Wedding Photographer's Badly-Angled Photo Goes Viral

Wedding Photographer's Badly-Angled Photo Goes Viral

Looking through the photos from your friend's wedding should be an enjoyable experience. We're often looking our best and have plenty of great memories of the day - but one man has taken to Twitter after spotting one not-so-great photo of himself.

In hiring a wedding photographer, we'd expect them to capture our friends, family and guests from the most flattering angles possible. But when Mike Tague - who was an usher at one of his close friend's weddings - received this photo back, he took to ridiculing it on Twitter - and it has since gone viral.

Nestled amongst the rest of the photos - which we hope are better than this particular shot - was one the photographer had taken of Tague and his partner - with Tague's head distorted from a glass chute. His tweet poking fun at the incident has amassed more than 63,000 Retweets and 254,000 Likes at the time of writing.

He even posted a closer crop for us all to enjoy.

Should the photographer have omitted this photo from his final selection?

Lead image photo credit: Alicia Zinn.

[via Metro]

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Leigh Miller's picture

mmm I might have cropped it...but in fairness this seemed to be a candid shot of an "individual" not a couple. Our social system is still kind of new at the idea of a couple being same-sex I think. Just last Summer a friend whom I've know for years was looking through one of my sample wedding albums and was shocked that I shot a number of same-sex weddings... it's likely an innocent oversight...good joke though but not controversial.

Also you have to consider that most wedding photographers experience a little tunnel vision during culling/editing and a little foolishness can sneak in there from time to time.

Anonymous's picture

I didn't get the impression that was the issue but merely an incidental observation they were partners. As for your same-sex observations, I'll never get used to it, in the same way I still do a double take when I see piercings, tattoos, unnatural hair color, etc.. I'm not judging them, it's just not what I'm used to so it's always surprising.

Anonymous's picture

What I meant was, I don't judge them personally. Their actions are a horse of a different color.

Motti Bembaron's picture

The photographer should have cropped it but seriously, big deal. So he delivered a bad photo. He should not have ridiculed the photographer. I give my clients the right to share their photos on social media as much as they want. Thankfully, so far, all my clients are kind and gracious.

Anonymous's picture

I didn't think he was ridiculing the photographer. I got the impression he thought it was funny but then, I'm always looking for humor.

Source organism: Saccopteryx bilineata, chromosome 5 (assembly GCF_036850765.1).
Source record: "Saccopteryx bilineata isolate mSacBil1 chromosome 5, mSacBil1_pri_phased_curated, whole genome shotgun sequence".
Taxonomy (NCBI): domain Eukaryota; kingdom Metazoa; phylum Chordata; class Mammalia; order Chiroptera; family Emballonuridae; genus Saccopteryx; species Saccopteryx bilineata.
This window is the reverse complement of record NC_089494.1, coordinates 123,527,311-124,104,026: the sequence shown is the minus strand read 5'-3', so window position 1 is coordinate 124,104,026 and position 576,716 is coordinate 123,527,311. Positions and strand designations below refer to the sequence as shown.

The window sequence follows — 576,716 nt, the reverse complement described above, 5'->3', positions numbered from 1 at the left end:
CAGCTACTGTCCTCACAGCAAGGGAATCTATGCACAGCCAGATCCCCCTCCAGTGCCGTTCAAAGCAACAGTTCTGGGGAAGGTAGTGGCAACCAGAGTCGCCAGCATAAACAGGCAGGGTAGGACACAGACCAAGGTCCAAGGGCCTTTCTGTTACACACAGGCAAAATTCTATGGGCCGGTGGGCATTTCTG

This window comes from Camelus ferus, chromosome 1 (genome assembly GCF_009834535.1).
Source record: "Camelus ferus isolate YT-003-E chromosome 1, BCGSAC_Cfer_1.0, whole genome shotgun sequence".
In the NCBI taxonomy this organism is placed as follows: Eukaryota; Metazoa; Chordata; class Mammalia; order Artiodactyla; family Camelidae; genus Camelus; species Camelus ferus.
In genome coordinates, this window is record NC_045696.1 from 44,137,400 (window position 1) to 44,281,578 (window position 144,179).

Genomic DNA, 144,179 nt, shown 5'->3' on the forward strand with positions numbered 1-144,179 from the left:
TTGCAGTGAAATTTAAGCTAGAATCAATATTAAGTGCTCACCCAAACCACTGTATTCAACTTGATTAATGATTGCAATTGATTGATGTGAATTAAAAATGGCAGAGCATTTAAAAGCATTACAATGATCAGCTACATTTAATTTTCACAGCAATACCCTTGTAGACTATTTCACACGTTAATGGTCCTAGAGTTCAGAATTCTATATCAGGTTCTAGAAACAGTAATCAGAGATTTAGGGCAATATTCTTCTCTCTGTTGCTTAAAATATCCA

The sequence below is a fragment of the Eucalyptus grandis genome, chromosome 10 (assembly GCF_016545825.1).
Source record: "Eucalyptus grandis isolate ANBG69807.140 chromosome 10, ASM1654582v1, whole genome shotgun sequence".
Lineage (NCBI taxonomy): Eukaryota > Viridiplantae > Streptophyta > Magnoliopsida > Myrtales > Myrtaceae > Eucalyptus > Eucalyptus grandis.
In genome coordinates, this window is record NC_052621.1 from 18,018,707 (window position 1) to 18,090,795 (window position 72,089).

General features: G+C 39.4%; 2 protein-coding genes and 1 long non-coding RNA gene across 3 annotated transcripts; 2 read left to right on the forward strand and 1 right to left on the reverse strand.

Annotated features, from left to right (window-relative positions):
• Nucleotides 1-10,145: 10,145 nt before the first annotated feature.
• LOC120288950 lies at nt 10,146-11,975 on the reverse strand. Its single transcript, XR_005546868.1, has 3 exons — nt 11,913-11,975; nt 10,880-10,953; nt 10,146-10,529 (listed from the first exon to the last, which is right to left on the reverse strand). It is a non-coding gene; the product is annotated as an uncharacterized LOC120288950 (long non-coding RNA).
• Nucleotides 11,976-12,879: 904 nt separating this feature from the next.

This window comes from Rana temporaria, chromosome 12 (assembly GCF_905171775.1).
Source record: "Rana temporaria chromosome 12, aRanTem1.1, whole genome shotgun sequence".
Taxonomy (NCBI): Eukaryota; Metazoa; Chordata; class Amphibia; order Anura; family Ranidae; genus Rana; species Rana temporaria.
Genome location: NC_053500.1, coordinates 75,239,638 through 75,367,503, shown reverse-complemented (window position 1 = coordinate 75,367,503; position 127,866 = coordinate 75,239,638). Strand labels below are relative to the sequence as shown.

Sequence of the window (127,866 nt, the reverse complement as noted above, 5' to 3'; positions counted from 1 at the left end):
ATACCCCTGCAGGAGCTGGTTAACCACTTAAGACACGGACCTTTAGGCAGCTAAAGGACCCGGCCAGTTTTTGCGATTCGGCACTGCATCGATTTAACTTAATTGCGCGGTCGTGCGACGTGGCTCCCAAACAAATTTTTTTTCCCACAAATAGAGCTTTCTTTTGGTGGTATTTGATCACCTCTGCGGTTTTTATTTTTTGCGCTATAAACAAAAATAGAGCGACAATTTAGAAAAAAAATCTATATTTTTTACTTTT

Motti Bembaron's picture

Very well could be. The article uses the word ridicule so I assumed he did it with not so good intention, but I could be wrong.

Keep up the positive attitude :-)

user-156929's picture

My bad. I thought you meant the wedding guest, not the author of the article. You could very well be right. Re-reading the article, it's difficult to tell.

Motti Bembaron's picture

Yes, I actually did mean the wedding guest (actually usher). Jack, the author of this article had no intention of ridiculing the photographer, probably the opposite

In the article Jack, the author says: "...But when Mike Tague - who was an usher at one of his close friend's weddings - received this photo back, he took to ridiculing it on Twitter - and it has since gone viral"

He (the usher) might not have had any bad intentions and just did it as a joke, but it could be hurtful to the photographer.

I would have not given this photo to my client without cropping it.

user-156929's picture

But isn't "ridiculing it on Twitter" the author's interpretation of the actual twitter post, "OK, So did I do something to offend the wedding photographer"? I don't know anything about Twitter so maybe there was more to the wedding guest's post?

I think it slipped through. I can't imagine the photographer intentionally delivering it with, or without, the glass shot. It's just not very good.

Motti Bembaron's picture

I also think it slipped through. A small mistake that unfortunately went viral.

Peter Gargiulo's picture

I would have included it, but then pointed it out as such: "Hey, what a funny capture, thought you'd get a chuckle!".

Rex Larsen's picture

Slow news day

michael buehrle's picture

too bad it wasn't shot on an iPhone too, now that's a story !

Sean Gibson's picture

I assume you're joking. You would have to live under a rock to not know what he meant. It also has no relevance.

Anonymous's picture

None of my sisters or my brother are gay, as far as I know. ;-)

Anonymous's picture

To me, it sounds like they want to hide what it is, while saying there's no need to hide it. :-/

Assuming that photographers take a boatload of photos and still deliver a lot, I would have just omitted it. There had to still be a lot of inventory left to wow the clients.

Anonymous's picture

He probably missed it.

Simon Patterson's picture

That is an amusing oversight! Worth a quiet chuckle upon scrolling quickly down the social media feed.

Jon Miller's picture

Photographer should have left it out. This is why it's so important to double check the images you are sending to clients, you never know where they will end up on. One bad photo can ruin your future business one folks find out.